Jump directly to the Content

Strain of Confidentiality

To talk or not to talk - that is just the first of the questions.

Pastor Kathy, can I come over? I have something to tell you," Monica asked. I was glad she was coming soon; such phone calls create a sick feeling in my stomach. Was it serious? Anything I had done?

The phone rang again. My husband Roger inquired about my day.

"Monica's coming over to talk to me."

"What about?" he wondered.

"I don't know."

Soon the doorbell rang, and I let Monica in. We sat on the couch, facing each other, while she played with the buttons on her shirt. Her eyes focused mostly on the floor.

"I don't know how to say this. Do pastors have to keep things confidential like priests do?" I reassured her that I would keep her concern confidential.*

"I've been having an emotional affair. It didn't get physical. Well, mostly not. I'm just not sure if God will forgive me." She raised the ideas of venial and mortal sins she had learned in her Roman Catholic upbringing.

I told her of God's promise in 1 John 1:9 to forgive whatever she confessed. Mildly reassured, she continued.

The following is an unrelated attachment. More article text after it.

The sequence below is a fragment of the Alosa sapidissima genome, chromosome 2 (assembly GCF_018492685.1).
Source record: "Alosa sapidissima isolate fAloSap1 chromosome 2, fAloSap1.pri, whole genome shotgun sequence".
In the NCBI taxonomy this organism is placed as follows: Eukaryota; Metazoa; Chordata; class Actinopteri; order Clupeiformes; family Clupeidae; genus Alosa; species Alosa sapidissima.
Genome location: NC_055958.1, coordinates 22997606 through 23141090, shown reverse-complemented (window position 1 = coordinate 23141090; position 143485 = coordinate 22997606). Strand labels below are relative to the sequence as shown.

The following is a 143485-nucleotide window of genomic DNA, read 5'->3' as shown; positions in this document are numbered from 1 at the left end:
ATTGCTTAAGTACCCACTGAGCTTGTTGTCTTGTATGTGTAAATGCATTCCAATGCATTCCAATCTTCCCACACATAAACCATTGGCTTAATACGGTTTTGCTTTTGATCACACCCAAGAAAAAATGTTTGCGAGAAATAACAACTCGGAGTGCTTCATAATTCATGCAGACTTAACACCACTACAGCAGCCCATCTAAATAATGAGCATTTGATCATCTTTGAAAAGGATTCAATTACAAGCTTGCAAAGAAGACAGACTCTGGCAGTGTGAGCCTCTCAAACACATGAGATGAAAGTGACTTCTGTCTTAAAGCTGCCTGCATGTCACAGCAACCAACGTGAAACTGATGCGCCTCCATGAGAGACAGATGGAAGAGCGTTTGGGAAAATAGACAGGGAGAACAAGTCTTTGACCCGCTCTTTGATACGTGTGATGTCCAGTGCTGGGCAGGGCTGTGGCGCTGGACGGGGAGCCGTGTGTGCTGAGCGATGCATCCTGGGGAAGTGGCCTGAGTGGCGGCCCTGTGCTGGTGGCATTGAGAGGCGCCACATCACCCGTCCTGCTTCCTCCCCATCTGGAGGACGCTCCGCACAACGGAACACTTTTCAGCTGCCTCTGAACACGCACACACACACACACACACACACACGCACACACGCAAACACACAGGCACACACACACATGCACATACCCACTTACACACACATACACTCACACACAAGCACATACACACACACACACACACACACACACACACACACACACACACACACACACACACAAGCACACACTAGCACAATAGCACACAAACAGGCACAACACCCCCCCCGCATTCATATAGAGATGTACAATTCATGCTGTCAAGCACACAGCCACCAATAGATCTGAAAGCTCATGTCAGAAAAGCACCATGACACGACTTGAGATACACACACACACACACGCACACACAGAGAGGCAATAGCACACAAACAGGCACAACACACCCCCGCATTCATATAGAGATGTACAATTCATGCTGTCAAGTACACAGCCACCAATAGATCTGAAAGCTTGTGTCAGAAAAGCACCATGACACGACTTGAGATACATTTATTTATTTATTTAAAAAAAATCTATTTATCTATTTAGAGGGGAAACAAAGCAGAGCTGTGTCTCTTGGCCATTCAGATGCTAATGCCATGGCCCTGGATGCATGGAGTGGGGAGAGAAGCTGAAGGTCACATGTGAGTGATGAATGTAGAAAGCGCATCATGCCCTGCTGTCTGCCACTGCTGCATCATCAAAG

"Do I tell ...

Subscriber access only You have reached the end of this Article Preview

To continue reading, subscribe to Christianity Today magazine. Subscribers have full digital access to CT Pastors articles.

Support Our Work

Subscribe to CT for less than $4.25/month

Homepage Subscription Panel

Read These Next

How to Gauge the Closeness of a Group
How to Gauge the Closeness of a Group
Analyzing conversation patterns can show how much a group trusts one another -- or how far they need to go toward true fellowship.
From the Magazine
Who Will Pay Africa’s Medical Bills?
Who Will Pay Africa’s Medical Bills?
Locals are increasingly running African mission hospitals. The next challenge: keeping foreign donors.
Editor's Pick
When Churches Put Love at the Center
When Churches Put Love at the Center
How "beloved community" helps us envision tangible ways to embody kingdom values.